Originally published November 3, 2008

Keywords: Fair and Accurate Credit Transaction Act, FACTA, credit card suits, Song-Beverley Credit Card Act, personal identification, copycat lawsuits

Despite many courts refusing to certify classes in litigation brought under the federal Fair and Accurate Credit Transaction Act (FACTA), and President Bush signing legislation that ended many of the remaining cases, plaintiffs' counsel continues to look for avenues to bring credit card suits.

Recently, a plaintiffs' firm filed at least five suits in California alleging violations of the Song-Beverly Credit Card Act, California Civil Code Section 1747.08, which prohibits businesses from requesting, or requiring "as a condition to accepting [a] credit card ... payment..., the cardholder to provide personal identification information" including "the cardholder's address and telephone number" and then writing or recording such personal information "upon the credit card transaction form or otherwise."

The complaints allege that the defendant-retailers' violation was simply asking for the plaintiffs' zip code during a sale transaction, followed by entry of the zip code into the retailers' computer systems.

Several theories may be effective in defending against these FACTA cases. For example, in some FACTA cases, courts agreed that a number of plaintiffs were inadequate to represent a class when they merely filed copycat lawsuits and had little involvement in the actual litigation. In other cases, certification was deemed improper where exposure was significant but plaintiff and the proposed class members suffered no actual harm (i.e., because their identity was not actually stolen or even compromised). Additionally, it has been demonstrated that information similar to zip codes, standing alone, cannot be used to steal identity. Finally, there also appears to be a significant threshold issue of whether the alleged conduct even violated the statute: for example, requesting a zip code arguably falls outside the scope of the statute's restrictions against providing the cardholder's "address."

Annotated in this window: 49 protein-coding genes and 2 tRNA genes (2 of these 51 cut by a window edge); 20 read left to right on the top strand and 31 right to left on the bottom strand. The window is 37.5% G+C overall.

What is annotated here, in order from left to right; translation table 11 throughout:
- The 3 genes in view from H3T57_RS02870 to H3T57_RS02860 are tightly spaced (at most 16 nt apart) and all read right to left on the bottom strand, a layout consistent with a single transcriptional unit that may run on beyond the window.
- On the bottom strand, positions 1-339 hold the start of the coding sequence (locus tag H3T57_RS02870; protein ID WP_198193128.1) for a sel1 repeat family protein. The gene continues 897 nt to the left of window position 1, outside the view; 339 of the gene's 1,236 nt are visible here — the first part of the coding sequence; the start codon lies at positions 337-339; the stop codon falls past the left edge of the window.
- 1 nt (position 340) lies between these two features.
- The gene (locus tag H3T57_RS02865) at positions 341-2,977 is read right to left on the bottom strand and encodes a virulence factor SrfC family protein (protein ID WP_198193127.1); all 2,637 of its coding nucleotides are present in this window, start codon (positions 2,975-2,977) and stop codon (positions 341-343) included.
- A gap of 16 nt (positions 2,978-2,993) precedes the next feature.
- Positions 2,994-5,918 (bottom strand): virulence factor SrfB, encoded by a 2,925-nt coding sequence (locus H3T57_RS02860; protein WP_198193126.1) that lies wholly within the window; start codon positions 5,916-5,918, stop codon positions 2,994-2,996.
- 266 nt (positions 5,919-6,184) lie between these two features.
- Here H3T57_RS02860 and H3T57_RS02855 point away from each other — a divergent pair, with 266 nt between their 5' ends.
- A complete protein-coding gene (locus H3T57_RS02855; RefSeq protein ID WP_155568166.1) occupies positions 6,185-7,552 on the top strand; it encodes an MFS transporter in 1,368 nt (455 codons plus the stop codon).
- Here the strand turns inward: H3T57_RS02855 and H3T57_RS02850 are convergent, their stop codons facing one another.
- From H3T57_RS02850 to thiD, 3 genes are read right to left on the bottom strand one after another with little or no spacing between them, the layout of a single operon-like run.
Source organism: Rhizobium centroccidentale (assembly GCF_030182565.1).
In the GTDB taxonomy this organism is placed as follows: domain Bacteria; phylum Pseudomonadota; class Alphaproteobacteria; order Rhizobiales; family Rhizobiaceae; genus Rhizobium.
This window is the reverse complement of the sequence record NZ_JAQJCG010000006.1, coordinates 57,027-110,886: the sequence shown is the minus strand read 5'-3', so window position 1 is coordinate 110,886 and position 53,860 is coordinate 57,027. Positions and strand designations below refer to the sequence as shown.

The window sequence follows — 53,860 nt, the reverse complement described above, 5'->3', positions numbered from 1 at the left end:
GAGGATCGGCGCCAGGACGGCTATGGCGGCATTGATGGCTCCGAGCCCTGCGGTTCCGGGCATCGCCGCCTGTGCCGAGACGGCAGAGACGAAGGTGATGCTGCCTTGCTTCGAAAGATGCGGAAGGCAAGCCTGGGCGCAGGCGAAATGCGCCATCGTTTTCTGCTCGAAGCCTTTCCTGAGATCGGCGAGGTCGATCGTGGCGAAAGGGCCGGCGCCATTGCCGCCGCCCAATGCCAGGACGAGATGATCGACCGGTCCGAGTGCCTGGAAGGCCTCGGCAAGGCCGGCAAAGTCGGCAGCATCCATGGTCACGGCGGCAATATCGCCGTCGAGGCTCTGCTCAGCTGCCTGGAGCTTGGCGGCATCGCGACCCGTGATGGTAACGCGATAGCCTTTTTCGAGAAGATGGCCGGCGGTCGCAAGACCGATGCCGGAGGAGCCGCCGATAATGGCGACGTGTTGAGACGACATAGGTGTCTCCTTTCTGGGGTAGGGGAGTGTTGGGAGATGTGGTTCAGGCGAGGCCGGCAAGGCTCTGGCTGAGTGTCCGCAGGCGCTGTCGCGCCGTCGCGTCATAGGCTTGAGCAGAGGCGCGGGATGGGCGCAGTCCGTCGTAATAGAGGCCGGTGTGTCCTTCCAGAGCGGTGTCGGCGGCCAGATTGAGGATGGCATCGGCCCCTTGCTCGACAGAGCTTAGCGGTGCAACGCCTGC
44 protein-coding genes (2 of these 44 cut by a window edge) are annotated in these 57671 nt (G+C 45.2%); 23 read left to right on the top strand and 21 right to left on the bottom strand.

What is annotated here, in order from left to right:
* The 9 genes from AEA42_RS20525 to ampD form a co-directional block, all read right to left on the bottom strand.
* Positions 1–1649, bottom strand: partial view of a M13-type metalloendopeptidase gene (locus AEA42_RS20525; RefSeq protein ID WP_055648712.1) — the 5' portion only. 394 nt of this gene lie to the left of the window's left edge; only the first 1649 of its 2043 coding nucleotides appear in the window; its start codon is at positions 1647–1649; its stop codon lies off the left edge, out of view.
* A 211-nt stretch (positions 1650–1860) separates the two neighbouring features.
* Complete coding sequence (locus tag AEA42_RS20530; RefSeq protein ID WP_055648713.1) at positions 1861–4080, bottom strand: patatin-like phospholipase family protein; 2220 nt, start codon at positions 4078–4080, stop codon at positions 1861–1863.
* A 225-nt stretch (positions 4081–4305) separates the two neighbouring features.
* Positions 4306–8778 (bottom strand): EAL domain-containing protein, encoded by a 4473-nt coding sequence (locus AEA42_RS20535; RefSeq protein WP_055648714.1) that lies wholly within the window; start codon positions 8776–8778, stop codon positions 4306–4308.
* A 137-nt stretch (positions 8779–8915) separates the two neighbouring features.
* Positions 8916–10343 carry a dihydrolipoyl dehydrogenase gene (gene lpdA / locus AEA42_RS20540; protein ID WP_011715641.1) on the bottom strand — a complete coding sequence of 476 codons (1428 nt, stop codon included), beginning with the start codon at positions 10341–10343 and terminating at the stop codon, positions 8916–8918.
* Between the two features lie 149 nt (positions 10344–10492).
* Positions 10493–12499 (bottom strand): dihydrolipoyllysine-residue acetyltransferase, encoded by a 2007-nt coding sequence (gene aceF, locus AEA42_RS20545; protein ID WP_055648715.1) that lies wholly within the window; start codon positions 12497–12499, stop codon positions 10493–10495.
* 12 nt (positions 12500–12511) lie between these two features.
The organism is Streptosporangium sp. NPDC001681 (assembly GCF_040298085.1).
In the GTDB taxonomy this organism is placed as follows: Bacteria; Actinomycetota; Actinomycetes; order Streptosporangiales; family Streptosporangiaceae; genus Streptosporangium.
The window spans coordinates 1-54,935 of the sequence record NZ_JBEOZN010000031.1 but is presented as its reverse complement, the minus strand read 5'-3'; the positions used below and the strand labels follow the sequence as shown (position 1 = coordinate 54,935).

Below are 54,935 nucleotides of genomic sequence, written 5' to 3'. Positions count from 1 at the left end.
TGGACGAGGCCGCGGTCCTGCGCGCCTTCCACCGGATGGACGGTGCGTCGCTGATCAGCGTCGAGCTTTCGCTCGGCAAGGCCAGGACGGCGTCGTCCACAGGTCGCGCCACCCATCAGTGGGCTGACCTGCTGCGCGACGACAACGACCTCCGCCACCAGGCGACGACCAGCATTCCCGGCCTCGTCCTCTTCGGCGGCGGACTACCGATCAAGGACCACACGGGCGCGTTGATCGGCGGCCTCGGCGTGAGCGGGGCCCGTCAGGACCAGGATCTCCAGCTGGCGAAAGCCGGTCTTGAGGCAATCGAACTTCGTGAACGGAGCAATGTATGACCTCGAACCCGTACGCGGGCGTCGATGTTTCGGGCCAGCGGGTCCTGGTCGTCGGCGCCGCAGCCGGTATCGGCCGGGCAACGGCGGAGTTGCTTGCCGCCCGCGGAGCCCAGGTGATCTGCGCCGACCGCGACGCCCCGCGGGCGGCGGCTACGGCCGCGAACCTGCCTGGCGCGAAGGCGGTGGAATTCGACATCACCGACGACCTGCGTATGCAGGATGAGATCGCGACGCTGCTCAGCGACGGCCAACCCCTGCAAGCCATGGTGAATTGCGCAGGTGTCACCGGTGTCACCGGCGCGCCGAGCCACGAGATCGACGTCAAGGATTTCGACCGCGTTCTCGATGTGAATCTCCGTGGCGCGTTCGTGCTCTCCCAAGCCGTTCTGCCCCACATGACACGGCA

Over the next few months, if earlier FACTA cases are any guide, we expect similar suits to be filed against other retailers, restaurants and any other business that accepts credit cards.

For inquiries related to this alert or for more information about Mayer Brown's Consumer Litigation & Class Actions group please visit www.mayerbrown.com.

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